Home to many notable pieces of architecture, art displays, and more, North Texas also has some of the most beautiful vintage-stained glass, which is accessible for public viewing in numerous places.
KERA News listed what it considers the top eight places to find stained glass in North Texas, from restaurants to cathedrals.
Kalachandji’s Restaurant and Temple is one of the best places to get a glimpse of stained-glass designs, according to KERA News. Serving DFW for 40 years, Kalachandji’s is the longest-operating vegetarian restaurant in Dallas.
The restaurant on Gurley Avenue in Dallas features a magnificent peacock window custom-made by Uroboros glass studio in Oregon.
The Fort Worth Beth-El Congregation synagogue, which opened in 2000, showcases some of the top stained-glass windows in the region. Some of the nine glass medallions on display date back to 1948, KERA News reported.
Beth-El Congregation hosts study, worship, and more in the temple.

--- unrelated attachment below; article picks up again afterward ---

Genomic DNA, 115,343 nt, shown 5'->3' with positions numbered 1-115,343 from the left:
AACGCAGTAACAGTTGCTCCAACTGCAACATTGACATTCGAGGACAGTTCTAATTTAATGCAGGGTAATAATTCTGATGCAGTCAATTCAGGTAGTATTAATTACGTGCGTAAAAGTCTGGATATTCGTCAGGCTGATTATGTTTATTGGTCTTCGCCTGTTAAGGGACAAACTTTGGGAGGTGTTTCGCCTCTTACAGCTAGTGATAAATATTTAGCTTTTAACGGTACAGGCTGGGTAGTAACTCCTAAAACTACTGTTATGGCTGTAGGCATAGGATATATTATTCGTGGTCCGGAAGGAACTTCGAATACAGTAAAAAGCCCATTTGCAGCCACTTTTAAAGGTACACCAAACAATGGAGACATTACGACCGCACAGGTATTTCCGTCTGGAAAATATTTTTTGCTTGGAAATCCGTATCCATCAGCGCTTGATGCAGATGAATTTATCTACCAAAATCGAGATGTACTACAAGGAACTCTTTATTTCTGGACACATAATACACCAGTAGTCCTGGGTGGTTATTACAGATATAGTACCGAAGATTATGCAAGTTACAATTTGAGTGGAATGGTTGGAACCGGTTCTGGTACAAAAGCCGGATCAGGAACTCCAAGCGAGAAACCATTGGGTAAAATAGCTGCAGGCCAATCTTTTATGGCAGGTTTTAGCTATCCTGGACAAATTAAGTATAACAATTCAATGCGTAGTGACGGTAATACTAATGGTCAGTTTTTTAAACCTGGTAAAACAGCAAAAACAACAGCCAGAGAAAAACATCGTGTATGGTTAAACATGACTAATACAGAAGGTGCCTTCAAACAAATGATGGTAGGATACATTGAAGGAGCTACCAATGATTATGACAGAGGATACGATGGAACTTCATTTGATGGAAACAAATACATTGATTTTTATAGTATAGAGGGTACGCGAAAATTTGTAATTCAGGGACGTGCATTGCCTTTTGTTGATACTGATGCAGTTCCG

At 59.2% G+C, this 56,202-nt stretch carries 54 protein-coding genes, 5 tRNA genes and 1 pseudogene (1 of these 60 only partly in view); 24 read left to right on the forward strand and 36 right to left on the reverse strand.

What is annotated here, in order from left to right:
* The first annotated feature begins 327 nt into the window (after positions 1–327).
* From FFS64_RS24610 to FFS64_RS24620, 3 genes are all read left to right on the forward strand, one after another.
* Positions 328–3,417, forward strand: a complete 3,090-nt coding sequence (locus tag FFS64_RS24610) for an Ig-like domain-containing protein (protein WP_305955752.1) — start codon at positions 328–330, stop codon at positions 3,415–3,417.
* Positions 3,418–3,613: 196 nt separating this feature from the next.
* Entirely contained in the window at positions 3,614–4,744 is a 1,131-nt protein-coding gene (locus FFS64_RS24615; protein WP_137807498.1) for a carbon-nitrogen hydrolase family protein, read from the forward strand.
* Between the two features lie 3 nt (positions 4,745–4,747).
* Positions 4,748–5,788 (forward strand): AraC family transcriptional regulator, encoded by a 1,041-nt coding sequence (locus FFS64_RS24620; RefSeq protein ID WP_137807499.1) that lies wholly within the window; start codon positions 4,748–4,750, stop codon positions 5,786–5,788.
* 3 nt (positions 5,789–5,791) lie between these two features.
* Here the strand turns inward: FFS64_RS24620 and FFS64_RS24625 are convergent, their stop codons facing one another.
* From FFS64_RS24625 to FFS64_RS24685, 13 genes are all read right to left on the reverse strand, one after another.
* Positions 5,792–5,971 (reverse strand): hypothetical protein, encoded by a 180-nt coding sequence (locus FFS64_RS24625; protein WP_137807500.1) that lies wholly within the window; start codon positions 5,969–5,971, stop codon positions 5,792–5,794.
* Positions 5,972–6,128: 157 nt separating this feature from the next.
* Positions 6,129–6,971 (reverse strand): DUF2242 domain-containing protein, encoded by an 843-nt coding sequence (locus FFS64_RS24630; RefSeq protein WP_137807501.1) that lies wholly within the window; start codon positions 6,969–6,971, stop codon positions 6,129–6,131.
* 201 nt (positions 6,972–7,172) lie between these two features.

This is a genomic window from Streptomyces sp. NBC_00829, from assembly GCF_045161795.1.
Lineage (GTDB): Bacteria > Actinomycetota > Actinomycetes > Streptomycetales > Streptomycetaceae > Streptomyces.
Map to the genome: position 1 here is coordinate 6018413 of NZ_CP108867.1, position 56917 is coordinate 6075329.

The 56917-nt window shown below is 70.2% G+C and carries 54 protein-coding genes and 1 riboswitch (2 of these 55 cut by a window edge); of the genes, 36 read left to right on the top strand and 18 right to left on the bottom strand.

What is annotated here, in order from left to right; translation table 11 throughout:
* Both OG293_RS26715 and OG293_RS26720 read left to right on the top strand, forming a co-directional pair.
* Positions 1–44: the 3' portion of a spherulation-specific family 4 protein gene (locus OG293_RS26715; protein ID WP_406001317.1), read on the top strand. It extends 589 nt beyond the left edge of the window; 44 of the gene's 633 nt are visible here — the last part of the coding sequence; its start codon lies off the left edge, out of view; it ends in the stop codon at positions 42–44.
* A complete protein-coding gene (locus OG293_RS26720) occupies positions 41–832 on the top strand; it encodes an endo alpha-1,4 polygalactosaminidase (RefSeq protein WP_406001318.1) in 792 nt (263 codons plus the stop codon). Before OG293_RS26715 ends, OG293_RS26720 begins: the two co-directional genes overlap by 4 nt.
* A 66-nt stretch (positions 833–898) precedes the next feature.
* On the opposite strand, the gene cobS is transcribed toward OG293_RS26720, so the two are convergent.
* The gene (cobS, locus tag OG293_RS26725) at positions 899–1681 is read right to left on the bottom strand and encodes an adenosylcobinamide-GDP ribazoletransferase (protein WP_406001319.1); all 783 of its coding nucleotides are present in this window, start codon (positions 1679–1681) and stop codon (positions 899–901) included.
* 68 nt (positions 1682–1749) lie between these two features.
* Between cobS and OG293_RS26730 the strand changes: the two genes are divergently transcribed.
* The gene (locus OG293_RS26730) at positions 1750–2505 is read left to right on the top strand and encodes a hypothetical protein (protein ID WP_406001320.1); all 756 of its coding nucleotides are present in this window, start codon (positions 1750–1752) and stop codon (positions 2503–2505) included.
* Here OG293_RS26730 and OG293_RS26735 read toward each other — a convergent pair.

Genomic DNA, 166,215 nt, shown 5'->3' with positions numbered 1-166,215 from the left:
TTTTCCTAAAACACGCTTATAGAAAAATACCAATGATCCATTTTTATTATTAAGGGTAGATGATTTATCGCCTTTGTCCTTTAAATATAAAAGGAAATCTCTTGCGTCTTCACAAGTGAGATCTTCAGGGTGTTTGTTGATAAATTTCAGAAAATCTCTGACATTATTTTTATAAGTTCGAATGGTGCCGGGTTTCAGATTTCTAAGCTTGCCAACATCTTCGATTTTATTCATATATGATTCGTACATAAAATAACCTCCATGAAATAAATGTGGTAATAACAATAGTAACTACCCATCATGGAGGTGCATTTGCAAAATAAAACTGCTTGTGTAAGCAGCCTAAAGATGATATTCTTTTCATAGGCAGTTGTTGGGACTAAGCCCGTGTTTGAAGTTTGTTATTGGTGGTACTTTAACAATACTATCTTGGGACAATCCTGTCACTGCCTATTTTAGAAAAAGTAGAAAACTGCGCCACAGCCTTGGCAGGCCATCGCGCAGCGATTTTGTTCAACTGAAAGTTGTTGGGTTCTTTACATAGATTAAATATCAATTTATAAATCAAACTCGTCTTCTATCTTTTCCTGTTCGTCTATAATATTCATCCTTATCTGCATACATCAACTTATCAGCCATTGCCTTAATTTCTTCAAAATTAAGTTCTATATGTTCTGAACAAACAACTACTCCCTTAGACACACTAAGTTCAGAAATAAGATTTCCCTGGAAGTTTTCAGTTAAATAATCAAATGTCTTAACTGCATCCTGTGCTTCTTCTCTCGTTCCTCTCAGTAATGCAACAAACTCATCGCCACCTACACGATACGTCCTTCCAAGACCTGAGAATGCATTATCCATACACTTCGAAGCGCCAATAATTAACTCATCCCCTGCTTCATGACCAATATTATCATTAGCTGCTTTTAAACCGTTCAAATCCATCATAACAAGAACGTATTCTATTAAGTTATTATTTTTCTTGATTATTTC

The stained glass of the Sparkman Hillcrest Mausoleum was created by unnamed artists. The cemetery is split into multiple sections and has been run by the Sparkman family since 1893.
“The original Sparkman’s funeral home remained at the downtown location until it moved in 1968 to its present location at Boedeker and the Northwest Highway, resulting in what we know now as Sparkman/Hillcrest,” the Dignity Memorial website explains.
North Texans can also take in stained-glass window displays at the Meddlesome Moth tap house in Dallas. The windows on display came from the first Hard Rock Cafe in the city, which was shut down in 2009.
The Parkland Hospital meditation room holds a stained-glass window from the original Parkland chapel. The window is at the center of the meditation room, according to KERA News, which provides support for patients and families.
A 19-foot-tall stained-glass window can be seen at Dallas’ Church of the Incarnation on McKinney Avenue. This window was installed in 2017 and shipped from the United Kingdom.
One of the more unique stained glass window designs in North Texas is the “Glory Window” on Thanks-Giving Square. It has a spiral-shaped design and was built by Gabriel Loire and Philip Johnson in the 1970s.
The square itself is a spiritual hub for North Texans of all religions and cultures.
Inside the Temple Emanu-El Dallas on Hillcrest Road, stained glass window displays line the wall. They were created by Gyorgy Kepes in the 1950s, and the hues become more vivid as they march toward the pulpit center.